# Publishing

Once satisfied with its functionality, you might want to share your package with a broader audience. This section will explain how to publish your package to the Packagist (opens new window) repository.

If you haven't already pushed your local git repository to a repository host (GitHub / GitLab / BitBucket / etc.), you should do so now. It is advisable to create an online repository with the same (package) name as defined in your composer.json file. Try to match these names, for example, by renaming your package to follow this convention.

Given the example below, consumers would be able to require the package using composer require johndoe/blogpackage and find the corresponding repository at (if using GitHub) github.com/johndoe/blogpackage.

  "name": "johndoe/blogpackage",
  "description": "A demo package",

The next step is to publish the git repository of the package to Packagist.

# Publishing on Packagist

To submit a package to Packagist, first create an account (opens new window) and then use the Submit link (opens new window) and specify the public repository URL to the git repository of your package.

Packagist will now host a so-called dev-master version of your package. Although anyone can access this package now through composer require [vendor]/[package-name], the consumer will receive the package in its current state on the master branch. This means that all changes to master immediately take effect when consumers run composer update, which might lead to breaking changes. For projects which define a minimum-stability of "stable", this means that Composer will not install your package at all.

To prevent introducing breaking changes, while still free to refactor our package, the convention of semantic versioning is used to discriminate between versions and thus compatibility.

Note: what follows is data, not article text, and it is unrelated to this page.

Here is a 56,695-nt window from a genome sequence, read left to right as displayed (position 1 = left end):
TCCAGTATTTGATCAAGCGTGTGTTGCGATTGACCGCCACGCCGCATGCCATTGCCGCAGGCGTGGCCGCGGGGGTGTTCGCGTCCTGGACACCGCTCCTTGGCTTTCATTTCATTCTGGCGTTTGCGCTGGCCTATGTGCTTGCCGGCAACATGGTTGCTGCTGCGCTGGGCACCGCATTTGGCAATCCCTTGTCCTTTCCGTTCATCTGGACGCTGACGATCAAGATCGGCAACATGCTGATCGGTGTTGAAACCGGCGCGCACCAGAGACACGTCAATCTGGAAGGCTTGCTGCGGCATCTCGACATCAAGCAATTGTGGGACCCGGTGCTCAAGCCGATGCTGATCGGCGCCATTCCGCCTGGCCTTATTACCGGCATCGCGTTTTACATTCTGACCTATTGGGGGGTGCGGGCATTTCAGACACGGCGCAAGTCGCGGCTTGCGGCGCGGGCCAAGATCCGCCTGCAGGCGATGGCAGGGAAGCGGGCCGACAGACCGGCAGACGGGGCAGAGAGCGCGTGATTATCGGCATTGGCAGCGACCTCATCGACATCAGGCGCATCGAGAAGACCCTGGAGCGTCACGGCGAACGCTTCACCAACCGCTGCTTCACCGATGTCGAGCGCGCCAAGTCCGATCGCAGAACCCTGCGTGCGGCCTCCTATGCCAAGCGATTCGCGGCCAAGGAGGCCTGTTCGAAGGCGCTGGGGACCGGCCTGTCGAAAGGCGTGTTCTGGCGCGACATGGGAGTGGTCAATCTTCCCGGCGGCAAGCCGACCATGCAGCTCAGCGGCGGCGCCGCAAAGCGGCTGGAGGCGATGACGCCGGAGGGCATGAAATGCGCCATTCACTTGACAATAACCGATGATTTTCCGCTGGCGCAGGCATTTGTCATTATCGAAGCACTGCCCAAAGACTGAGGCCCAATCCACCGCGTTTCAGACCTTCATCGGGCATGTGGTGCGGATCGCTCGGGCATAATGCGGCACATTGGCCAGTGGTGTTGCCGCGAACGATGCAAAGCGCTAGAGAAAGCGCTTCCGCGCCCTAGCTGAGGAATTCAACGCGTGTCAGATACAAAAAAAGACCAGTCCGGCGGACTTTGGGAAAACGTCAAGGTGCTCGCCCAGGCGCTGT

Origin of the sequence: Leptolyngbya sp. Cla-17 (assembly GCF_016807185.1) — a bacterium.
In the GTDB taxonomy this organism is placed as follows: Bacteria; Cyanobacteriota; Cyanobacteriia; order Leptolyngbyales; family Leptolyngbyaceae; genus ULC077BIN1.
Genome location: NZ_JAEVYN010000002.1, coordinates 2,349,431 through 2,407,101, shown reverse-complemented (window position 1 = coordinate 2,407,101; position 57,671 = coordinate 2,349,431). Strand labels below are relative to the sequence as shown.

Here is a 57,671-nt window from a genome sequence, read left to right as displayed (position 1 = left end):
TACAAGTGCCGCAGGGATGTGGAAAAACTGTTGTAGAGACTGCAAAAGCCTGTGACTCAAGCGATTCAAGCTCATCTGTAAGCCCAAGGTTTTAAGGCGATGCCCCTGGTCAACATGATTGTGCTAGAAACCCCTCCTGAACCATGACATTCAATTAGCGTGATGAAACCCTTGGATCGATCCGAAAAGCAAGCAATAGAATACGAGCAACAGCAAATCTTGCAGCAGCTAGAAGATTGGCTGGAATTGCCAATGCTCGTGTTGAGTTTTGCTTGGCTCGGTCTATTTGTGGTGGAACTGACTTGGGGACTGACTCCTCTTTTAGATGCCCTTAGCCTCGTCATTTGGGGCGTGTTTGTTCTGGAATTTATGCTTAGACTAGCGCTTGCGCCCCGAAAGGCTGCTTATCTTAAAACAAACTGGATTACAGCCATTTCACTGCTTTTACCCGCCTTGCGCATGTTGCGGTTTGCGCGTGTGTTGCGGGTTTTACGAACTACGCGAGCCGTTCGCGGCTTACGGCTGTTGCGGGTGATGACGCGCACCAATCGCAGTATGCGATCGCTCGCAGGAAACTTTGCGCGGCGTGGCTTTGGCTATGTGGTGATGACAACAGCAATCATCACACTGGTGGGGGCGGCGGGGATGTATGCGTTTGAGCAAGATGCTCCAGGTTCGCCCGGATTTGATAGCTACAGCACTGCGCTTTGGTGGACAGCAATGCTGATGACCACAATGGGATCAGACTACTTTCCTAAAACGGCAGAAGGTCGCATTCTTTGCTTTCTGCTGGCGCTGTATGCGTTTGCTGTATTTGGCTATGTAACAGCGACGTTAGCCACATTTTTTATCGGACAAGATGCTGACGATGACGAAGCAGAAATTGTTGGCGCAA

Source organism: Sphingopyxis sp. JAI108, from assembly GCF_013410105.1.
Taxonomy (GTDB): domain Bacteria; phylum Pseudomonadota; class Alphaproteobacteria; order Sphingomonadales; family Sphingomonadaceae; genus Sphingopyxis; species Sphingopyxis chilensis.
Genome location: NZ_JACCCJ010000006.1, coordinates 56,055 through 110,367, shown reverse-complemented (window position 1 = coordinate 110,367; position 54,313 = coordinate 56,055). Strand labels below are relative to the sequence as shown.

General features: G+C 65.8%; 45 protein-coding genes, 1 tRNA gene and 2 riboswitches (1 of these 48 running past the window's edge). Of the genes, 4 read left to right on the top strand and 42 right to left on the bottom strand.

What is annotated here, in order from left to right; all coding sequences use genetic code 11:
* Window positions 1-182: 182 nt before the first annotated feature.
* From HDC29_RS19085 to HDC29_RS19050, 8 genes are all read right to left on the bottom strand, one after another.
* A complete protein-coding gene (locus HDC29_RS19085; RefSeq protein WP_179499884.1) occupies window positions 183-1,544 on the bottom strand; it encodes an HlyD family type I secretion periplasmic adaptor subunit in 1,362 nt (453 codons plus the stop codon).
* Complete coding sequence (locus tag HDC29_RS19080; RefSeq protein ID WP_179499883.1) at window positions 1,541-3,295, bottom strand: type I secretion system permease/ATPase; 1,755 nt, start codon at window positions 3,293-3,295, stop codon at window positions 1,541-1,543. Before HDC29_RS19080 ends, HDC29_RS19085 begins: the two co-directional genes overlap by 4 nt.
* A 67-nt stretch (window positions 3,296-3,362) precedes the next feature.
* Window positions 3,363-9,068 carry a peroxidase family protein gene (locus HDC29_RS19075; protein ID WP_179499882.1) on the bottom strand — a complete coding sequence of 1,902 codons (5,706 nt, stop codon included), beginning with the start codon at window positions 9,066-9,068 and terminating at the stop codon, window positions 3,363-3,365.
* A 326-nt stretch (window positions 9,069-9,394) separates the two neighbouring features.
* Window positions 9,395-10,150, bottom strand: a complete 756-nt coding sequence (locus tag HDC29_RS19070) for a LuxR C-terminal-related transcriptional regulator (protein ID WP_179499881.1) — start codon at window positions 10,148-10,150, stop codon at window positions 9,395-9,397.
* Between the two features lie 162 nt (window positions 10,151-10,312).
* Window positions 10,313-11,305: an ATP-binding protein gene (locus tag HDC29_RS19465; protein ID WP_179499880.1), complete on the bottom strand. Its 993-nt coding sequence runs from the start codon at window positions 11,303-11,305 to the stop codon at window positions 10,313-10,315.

# Releasing v1.0.0

Releases (and thus versions) of your package are tracked through tags on the corresponding git repository. There is currently a dev-master release available through Packagist, which always points to the latest commit on the master branch of the repository. However, ideally, we would like to serve the package in a fixed state to the consumer. This is where tags come in, which point to a specific commit.

To release version 1.0.0 of the package, create a new tag in your git repository. If you're using GitHub, you can visit the "releases" tab and "Create a new release". Provide a "Tag version" and "Release title" of 1.0.0 targeted at the current state of the master branch (serving as a pointer to the latest commit). Additionally, you might provide information regarding this release in the description. After clicking "Publish release", Packagist will automatically update and reflect this new version. By default, consumers requiring the package without specifying a version will be served the latest tag/version/release which in this case will be 1.0.0. You'll notice when you require this package in your project, the version constraint in composer.json will be ^1.0, allowing composer update to download versions up to 1.x (allowing minor and patch releases) but not 2.x (major release, containing breaking changes). See the section below on semantic versioning for more information.

# Releasing a New Version

As you make updates to your package, refer to the semantic versioning while drafting new releases. When you create a new tag in the associated git repository, Packagist will automatically be updated.